Santa Monica Lookout
|Election Players and Observers Wait on SMRR Steering Committee||
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By Jonathan Friedman
August 5, 2014 – While hundreds of people voted on endorsements at the Santa Monicans for Renters’ Rights (SMRR) convention on Sunday, fewer than 10 could determine the powerful and influential group’s entire City Council slate for the November election.
Because no candidate was able to capture support from at least 55 percent of the voting members at the convention, the SMRR Steering Committee will meet later this month on backing candidates in the contest for three council seats. Also, two people could be added to the Santa Monica College (SMC) Board of Trustees endorsement list.
The steering committee has 11 members, a knowledgeable source told The Lookout. The number has been higher in previous years. At least four of the members could have conflicts that would prevent them from voting.
Members with known conflicts include Richard Tahvildaran-Jesswein, who is running for the Santa Monica-Malibu Unified School District (SMMUSD) board and received SMRR’s backing on Sunday, and Maria Loya, who is a candidate for the SMC board and could earn the group’s support via the steering committee.
Also, steering committee member Genise Schnitman is the wife of incumbent council candidate Kevin McKeown. And SMRR co-founder and steering committee member Denny Zane is the paid consultant for council hopeful Sue Himmelrich’s campaign.
The Lookout has received inconsistent information on what forces a steering committee member to sit out of the voting. While Zane told The Lookout last month that he would only not be able to vote on the council race, another insider said he could not be involved in the decision making for any slate. Also, it is unclear if being married to a candidate means voting is not allowed.
Placement on a SMRR slate via the steering committee is technically different than earning the support through a convention endorsement. A candidate cannot call himself or herself a SMRR endorsee on personal campaign literature, but the person’s name and photo will appear on the organization’s materials, where no distinction is made on how candidates received the support.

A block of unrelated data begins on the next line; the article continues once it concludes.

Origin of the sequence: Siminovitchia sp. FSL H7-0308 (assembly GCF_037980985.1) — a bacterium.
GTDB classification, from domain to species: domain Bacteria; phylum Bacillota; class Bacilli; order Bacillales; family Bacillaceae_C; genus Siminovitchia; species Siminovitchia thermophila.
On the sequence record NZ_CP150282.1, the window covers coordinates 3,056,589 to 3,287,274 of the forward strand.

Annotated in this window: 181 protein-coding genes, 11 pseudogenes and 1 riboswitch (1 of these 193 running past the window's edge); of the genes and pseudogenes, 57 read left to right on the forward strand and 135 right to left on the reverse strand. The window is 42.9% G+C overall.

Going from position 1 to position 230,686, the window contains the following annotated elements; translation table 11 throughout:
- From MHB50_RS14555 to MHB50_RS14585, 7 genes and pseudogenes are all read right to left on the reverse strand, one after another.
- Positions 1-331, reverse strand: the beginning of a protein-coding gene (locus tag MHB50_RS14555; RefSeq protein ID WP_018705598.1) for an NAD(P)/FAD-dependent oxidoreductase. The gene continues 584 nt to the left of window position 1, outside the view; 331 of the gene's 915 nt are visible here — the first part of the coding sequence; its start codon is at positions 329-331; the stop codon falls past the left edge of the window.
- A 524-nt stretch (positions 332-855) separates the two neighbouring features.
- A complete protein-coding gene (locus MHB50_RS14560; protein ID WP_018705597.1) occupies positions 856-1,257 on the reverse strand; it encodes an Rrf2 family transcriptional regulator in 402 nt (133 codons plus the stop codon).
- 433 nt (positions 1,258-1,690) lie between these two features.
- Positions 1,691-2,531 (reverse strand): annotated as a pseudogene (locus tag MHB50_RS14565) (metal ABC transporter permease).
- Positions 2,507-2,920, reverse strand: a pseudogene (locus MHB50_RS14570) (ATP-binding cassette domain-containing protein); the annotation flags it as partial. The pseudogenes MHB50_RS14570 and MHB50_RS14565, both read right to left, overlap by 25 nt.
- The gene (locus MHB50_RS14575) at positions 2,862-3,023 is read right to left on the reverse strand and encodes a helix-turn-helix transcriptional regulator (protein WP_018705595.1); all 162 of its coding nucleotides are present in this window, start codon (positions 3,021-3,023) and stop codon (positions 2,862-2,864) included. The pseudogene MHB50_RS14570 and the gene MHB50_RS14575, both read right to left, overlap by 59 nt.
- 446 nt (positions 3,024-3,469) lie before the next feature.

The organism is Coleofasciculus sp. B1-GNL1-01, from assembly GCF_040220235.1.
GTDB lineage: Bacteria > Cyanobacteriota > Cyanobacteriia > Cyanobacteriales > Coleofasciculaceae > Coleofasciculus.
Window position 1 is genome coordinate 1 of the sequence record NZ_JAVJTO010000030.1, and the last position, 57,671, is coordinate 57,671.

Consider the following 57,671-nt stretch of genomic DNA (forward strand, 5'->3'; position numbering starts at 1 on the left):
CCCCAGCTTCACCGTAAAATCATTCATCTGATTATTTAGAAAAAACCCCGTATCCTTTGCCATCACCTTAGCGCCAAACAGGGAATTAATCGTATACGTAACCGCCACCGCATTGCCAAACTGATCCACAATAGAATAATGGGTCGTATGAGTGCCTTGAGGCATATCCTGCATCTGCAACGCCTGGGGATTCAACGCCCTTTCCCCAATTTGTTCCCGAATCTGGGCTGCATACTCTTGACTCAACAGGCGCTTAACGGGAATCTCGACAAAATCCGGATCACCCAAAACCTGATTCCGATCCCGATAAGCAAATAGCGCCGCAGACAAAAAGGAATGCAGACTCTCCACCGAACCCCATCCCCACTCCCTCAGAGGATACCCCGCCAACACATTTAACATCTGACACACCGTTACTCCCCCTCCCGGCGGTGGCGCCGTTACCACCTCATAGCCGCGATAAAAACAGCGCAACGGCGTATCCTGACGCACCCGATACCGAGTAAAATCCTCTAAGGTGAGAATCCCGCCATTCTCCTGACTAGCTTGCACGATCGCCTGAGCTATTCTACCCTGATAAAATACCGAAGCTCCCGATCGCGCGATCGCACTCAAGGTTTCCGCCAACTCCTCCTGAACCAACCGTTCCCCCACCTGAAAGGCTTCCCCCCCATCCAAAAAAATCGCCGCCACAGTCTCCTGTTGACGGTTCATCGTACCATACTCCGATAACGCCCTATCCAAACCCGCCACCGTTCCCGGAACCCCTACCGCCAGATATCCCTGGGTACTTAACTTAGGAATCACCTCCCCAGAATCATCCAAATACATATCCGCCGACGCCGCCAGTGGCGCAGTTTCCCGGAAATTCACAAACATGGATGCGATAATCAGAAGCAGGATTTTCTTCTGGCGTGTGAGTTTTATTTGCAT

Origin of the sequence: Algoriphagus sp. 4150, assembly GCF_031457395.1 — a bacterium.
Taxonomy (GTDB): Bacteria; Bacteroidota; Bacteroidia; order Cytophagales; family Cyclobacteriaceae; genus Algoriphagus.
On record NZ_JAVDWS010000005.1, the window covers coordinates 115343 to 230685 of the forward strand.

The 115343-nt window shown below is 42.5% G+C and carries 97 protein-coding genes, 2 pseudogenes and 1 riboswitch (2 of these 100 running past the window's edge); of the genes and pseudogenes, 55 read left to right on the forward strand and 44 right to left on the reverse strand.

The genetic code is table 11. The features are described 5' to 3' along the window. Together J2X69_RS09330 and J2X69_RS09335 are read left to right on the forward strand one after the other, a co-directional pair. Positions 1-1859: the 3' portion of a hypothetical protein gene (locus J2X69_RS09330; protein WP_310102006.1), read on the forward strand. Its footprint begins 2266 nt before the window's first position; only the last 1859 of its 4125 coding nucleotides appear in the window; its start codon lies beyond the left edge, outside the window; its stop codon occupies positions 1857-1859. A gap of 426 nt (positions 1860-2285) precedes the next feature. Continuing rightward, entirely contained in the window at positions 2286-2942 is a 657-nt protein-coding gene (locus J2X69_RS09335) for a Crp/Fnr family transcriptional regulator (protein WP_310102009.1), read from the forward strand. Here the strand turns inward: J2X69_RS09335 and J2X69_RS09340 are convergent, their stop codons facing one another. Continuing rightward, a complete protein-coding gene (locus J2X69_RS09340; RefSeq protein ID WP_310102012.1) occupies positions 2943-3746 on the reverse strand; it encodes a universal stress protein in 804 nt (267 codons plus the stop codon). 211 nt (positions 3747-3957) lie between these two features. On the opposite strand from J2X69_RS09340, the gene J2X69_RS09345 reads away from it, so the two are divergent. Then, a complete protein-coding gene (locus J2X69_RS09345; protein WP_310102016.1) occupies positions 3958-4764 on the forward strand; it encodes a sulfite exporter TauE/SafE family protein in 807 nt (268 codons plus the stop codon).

The steering committee meeting will take place behind closed doors and the location of the session is expected to be a secret only known by a select few. Voting results of previous steering committee decisions have not been released.
SMRR is under no obligation to name three council candidates to its slate even though that is the number of seats being contested. In 2008, SMRR only backed two candidates in a race for four seats. But in that race, there were two strong non-SMRR endorsees that were unlikely to be defeated. That might not be the case this year, especially if longtime SMRR challenger Bob Holbrook chooses not to run for a seventh term. He has until Friday to decide.
If the steering committee bases its decision on the voting results of the convention, it will decide to back McKeown, former Lookout columnist Frank Gruber and Planning Commissioner Richard McKinnon. They were the top three vote-getters in both rounds of voting.
But convention voting has not necessarily been the model for steering committee decisions. Four years ago, Nimish Patel was among the top vote-getters in at least one round of the convention’s vote for the SMMUSD board slate, but he was unable to gain the steering committee’s support later that month.
The steering committee’s choice could lead to a slate of candidates who are not politically aligned. That would not be unusual. Mayor Pam O’Connor and McKeown, who have been political opponents for at least 10 years, have shared the SMRR slate in every election since 1998.
It appears O’Connor will be seeking re-election for the first time without SMRR’s backing. She earned the group’s support four years ago through the steering committee. This is unlikely to be repeated (although anything is possible) because she failed to gain at least 20 percent support in the first round of voting Sunday, and was ineligible to move on to the second round.
When Jose Escarce earned SMRR’s backing for the SMMUSD race via the steering committee in 2008, political observers called the move unusual and possibly unprecedented. But since then, this has happened for more than one candidate in each election year.
SMMR support, regardless of how it comes, is extremely valuable in Santa Monica. Although it does not guarantee a November victory, it makes winning highly likely. The organization has a large treasure chest to support its candidates and a group of loyal and active campaigners. Also, many residents base their voting decisions on SMRR’s recommendations.
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